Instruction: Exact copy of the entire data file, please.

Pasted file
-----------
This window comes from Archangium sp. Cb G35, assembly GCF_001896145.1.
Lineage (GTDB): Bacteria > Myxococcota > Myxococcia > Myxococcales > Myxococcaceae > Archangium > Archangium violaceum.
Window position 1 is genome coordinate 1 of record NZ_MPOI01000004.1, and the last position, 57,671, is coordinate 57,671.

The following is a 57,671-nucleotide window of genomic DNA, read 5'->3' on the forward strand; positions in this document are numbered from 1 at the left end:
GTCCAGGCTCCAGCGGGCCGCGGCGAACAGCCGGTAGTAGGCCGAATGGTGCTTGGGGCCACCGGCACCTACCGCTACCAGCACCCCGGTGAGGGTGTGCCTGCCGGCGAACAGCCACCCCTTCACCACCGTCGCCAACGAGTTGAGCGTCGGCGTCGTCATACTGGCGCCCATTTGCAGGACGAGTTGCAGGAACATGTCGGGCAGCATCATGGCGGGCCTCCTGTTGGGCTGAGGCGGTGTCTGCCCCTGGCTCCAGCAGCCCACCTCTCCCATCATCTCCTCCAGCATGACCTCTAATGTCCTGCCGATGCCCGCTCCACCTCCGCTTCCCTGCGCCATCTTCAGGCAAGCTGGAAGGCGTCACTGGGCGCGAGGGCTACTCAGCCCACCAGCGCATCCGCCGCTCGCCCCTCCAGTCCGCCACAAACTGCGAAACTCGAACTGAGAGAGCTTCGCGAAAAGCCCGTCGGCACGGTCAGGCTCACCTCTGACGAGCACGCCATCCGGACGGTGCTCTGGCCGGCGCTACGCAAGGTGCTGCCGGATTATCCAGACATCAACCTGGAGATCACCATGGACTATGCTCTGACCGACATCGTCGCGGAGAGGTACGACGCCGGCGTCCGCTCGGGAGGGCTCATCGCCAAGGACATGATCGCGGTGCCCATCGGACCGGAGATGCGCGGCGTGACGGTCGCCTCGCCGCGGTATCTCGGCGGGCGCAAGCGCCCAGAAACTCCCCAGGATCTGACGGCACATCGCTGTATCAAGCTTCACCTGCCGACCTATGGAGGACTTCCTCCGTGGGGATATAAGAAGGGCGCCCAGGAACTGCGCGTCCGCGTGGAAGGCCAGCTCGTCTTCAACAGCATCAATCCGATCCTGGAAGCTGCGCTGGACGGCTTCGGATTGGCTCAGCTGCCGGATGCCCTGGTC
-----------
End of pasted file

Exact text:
This window comes from Archangium sp. Cb G35, assembly GCF_001896145.1.
Lineage (GTDB): Bacteria > Myxococcota > Myxococcia > Myxococcales > Myxococcaceae > Archangium > Archangium violaceum.
Window position 1 is genome coordinate 1 of record NZ_MPOI01000004.1, and the last position, 57,671, is coordinate 57,671.

The following is a 57,671-nucleotide window of genomic DNA, read 5'->3' on the forward strand; positions in this document are numbered from 1 at the left end:
GTCCAGGCTCCAGCGGGCCGCGGCGAACAGCCGGTAGTAGGCCGAATGGTGCTTGGGGCCACCGGCACCTACCGCTACCAGCACCCCGGTGAGGGTGTGCCTGCCGGCGAACAGCCACCCCTTCACCACCGTCGCCAACGAGTTGAGCGTCGGCGTCGTCATACTGGCGCCCATTTGCAGGACGAGTTGCAGGAACATGTCGGGCAGCATCATGGCGGGCCTCCTGTTGGGCTGAGGCGGTGTCTGCCCCTGGCTCCAGCAGCCCACCTCTCCCATCATCTCCTCCAGCATGACCTCTAATGTCCTGCCGATGCCCGCTCCACCTCCGCTTCCCTGCGCCATCTTCAGGCAAGCTGGAAGGCGTCACTGGGCGCGAGGGCTACTCAGCCCACCAGCGCATCCGCCGCTCGCCCCTCCAGTCCGCCACAAACTGCGAAACTCGAACTGAGAGAGCTTCGCGAAAAGCCCGTCGGCACGGTCAGGCTCACCTCTGACGAGCACGCCATCCGGACGGTGCTCTGGCCGGCGCTACGCAAGGTGCTGCCGGATTATCCAGACATCAACCTGGAGATCACCATGGACTATGCTCTGACCGACATCGTCGCGGAGAGGTACGACGCCGGCGTCCGCTCGGGAGGGCTCATCGCCAAGGACATGATCGCGGTGCCCATCGGACCGGAGATGCGCGGCGTGACGGTCGCCTCGCCGCGGTATCTCGGCGGGCGCAAGCGCCCAGAAACTCCCCAGGATCTGACGGCACATCGCTGTATCAAGCTTCACCTGCCGACCTATGGAGGACTTCCTCCGTGGGGATATAAGAAGGGCGCCCAGGAACTGCGCGTCCGCGTGGAAGGCCAGCTCGTCTTCAACAGCATCAATCCGATCCTGGAAGCTGCGCTGGACGGCTTCGGATTGGCTCAGCTGCCGGATGCCCTGGTC